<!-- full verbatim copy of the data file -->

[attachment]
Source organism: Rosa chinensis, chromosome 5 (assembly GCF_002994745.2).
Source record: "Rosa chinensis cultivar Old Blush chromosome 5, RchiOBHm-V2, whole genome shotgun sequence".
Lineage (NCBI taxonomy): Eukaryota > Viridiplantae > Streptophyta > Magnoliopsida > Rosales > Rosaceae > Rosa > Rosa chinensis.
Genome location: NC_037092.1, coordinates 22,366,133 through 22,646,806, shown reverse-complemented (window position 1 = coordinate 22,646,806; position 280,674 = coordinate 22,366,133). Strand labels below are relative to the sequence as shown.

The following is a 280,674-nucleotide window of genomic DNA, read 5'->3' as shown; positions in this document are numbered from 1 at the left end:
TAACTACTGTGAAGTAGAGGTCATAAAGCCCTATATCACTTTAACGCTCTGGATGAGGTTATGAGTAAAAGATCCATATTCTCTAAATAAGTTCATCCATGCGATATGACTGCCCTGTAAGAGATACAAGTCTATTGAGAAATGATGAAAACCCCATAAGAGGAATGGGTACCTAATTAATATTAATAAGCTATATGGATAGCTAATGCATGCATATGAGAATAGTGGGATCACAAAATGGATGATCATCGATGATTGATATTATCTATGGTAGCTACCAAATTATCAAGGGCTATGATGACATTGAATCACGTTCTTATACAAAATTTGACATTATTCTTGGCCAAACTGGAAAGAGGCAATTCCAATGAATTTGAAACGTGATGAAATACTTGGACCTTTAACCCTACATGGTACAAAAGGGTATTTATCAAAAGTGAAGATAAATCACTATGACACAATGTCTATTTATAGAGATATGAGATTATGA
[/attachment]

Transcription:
Source organism: Rosa chinensis, chromosome 5 (assembly GCF_002994745.2).
Source record: "Rosa chinensis cultivar Old Blush chromosome 5, RchiOBHm-V2, whole genome shotgun sequence".
Lineage (NCBI taxonomy): Eukaryota > Viridiplantae > Streptophyta > Magnoliopsida > Rosales > Rosaceae > Rosa > Rosa chinensis.
Genome location: NC_037092.1, coordinates 22,366,133 through 22,646,806, shown reverse-complemented (window position 1 = coordinate 22,646,806; position 280,674 = coordinate 22,366,133). Strand labels below are relative to the sequence as shown.

The following is a 280,674-nucleotide window of genomic DNA, read 5'->3' as shown; positions in this document are numbered from 1 at the left end:
TAACTACTGTGAAGTAGAGGTCATAAAGCCCTATATCACTTTAACGCTCTGGATGAGGTTATGAGTAAAAGATCCATATTCTCTAAATAAGTTCATCCATGCGATATGACTGCCCTGTAAGAGATACAAGTCTATTGAGAAATGATGAAAACCCCATAAGAGGAATGGGTACCTAATTAATATTAATAAGCTATATGGATAGCTAATGCATGCATATGAGAATAGTGGGATCACAAAATGGATGATCATCGATGATTGATATTATCTATGGTAGCTACCAAATTATCAAGGGCTATGATGACATTGAATCACGTTCTTATACAAAATTTGACATTATTCTTGGCCAAACTGGAAAGAGGCAATTCCAATGAATTTGAAACGTGATGAAATACTTGGACCTTTAACCCTACATGGTACAAAAGGGTATTTATCAAAAGTGAAGATAAATCACTATGACACAATGTCTATTTATAGAGATATGAGATTATGA